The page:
New Jersey on Tuesday urged the state Supreme Court to reinstate nearly $25.6 million in tax penalties assessed against UPS Co., arguing the shipping giant demonstrated bad faith in failing to pay taxes on cash transferred between its business units.
The U.S. Securities and Exchange Commission on Tuesday said it has fined a New Jersey-based stock transfer agent and its former chief executive to settle claims that the firm ignored “blatant red flags” around the activities of alleged penny stock fraud, in the latest sign of the agency’s pledge to crack down on so-called gatekeepers who fail to stop misconduct.
The New Jersey Supreme Court on Tuesday overturned an order compelling arbitration in a case over U.S. Legal Services Group LP’s debt adjustment services, saying the arbitration agreement the plaintiff signed failed to clearly state that she was waiving her right to sue.
A New Jersey federal judge on Monday rejected health care provider Care One LLC’s bid to sanction a plaintiff and his attorney for knowingly filing false statements in a proposed class action accusing the company of violating the Telephone Consumer Protection Act.
A New Jersey state jury has awarded $33.5 million dollars to litigation funding business The Law Funder LLC, with the bulk of the judgment landing on an attorney and Law Funder co-founder currently serving time for defrauding the business with an elaborate kickback scheme.
The U.S. Department of Transportation on Monday allocated $3.6 billion in disaster relief money to make public transportation systems more resilient, targeting Northeastern states slammed by Hurricane Sandy.
A one-time name partner of Reiseman Rosenberg Jacobs & Heller PC has launched a breach-of-contract suit in New Jersey against the law firm for allegedly breaching a buyout agreement after he was forced to quit because of intolerable conditions.
McCarter & English LLP, New Jersey's oldest law firm, said Monday it is combining with East Brunswick-based SorinRand LLP in a move that will expand SorinRand’s depth and breadth of resources and enhance McCarter’s venture capital and technology practice groups with additional expertise.
Beefed-up privacy protections for electronic book purchasers in New Jersey are on their way to Gov. Chris Christie's desk, with the state Senate on Monday granting final legislative approval to the proposal.
The New Jersey Senate on Monday approved a bill that would force efficiency studies and other reforms at the Port Authority of New York and New Jersey, while a top Assembly lawmaker called for comprehensive legislation that would also reshape the bi-state agency's management.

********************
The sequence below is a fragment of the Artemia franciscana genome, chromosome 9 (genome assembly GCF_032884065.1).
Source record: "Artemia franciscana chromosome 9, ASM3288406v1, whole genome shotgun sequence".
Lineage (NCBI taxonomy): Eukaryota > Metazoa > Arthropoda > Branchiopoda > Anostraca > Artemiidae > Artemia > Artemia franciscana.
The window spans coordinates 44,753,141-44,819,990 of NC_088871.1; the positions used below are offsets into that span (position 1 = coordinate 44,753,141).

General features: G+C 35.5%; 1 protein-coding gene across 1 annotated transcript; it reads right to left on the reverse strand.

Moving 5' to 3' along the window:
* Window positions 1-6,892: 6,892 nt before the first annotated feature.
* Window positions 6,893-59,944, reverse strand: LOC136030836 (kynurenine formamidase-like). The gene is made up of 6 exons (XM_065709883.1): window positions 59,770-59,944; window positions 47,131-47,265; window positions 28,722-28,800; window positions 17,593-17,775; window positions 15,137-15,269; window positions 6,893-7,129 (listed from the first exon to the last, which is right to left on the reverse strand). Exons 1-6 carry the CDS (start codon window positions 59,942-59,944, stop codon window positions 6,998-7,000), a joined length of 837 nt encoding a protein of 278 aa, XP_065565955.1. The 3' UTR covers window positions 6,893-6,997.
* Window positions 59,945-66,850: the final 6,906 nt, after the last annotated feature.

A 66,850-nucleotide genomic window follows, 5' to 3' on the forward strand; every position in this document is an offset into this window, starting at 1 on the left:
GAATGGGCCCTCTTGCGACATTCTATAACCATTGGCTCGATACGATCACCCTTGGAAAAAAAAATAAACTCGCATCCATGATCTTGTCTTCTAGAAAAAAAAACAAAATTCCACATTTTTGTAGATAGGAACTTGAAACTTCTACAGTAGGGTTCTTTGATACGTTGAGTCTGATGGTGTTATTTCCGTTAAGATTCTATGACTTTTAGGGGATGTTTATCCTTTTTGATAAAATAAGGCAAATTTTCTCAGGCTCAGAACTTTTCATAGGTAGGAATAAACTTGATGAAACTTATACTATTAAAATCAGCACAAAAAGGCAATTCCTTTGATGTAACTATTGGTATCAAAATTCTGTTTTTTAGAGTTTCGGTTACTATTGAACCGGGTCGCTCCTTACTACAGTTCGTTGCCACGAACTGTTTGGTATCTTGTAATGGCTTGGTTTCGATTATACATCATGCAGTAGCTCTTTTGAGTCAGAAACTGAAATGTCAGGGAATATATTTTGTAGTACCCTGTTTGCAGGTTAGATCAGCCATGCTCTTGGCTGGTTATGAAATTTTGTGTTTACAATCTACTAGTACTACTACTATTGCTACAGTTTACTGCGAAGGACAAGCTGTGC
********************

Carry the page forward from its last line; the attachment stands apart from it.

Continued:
A New Jersey General Assembly panel on Monday signed off on a trio of bills to raise the judicial retirement age from 70 to 75, a measure designed to combat the widespread bench vacancies hobbling the state’s court system.
Pfizer Inc. and Ranbaxy Laboratories Ltd. urged a New Jersey federal judge on Friday to toss indirect purchasers' antitrust suit in multidistrict litigation challenging a purportedly anti-competitive patent infringement settlement between the companies over Lipitor, saying the claims were doomed after a similar direct purchaser action was recently dismissed.
A Pennsylvania accountant was sentenced on Friday to 40 months in prison for conspiring with reputed members of the Lucchese organized crime family to takeover a Texas-based mortgage lender through extortion and drain it of $12 million, forcing the lender into bankruptcy.
Merck Sharp & Dohme Corp. and Bristol-Myers Squibb Co. may be nearing the end of a patent row with Cipla USA Inc. over Cipla’s plans to make a generic version of the antiretroviral drug Sustiva, according to a letter filed on Thursday in New Jersey federal court.
A New Jersey appellate court Friday revived the town of Berlin’s lawsuit against two engineering companies accused of negligently locating a well near groundwater containing an odorous chemical, saying that expert testimony on damage costs had been improperly dismissed.
New Jersey lawmakers introduced legislation Thursday that would stick providers of litigation funding with new contract requirements, fee restrictions and a state registration process to prevent the abuse of consumers.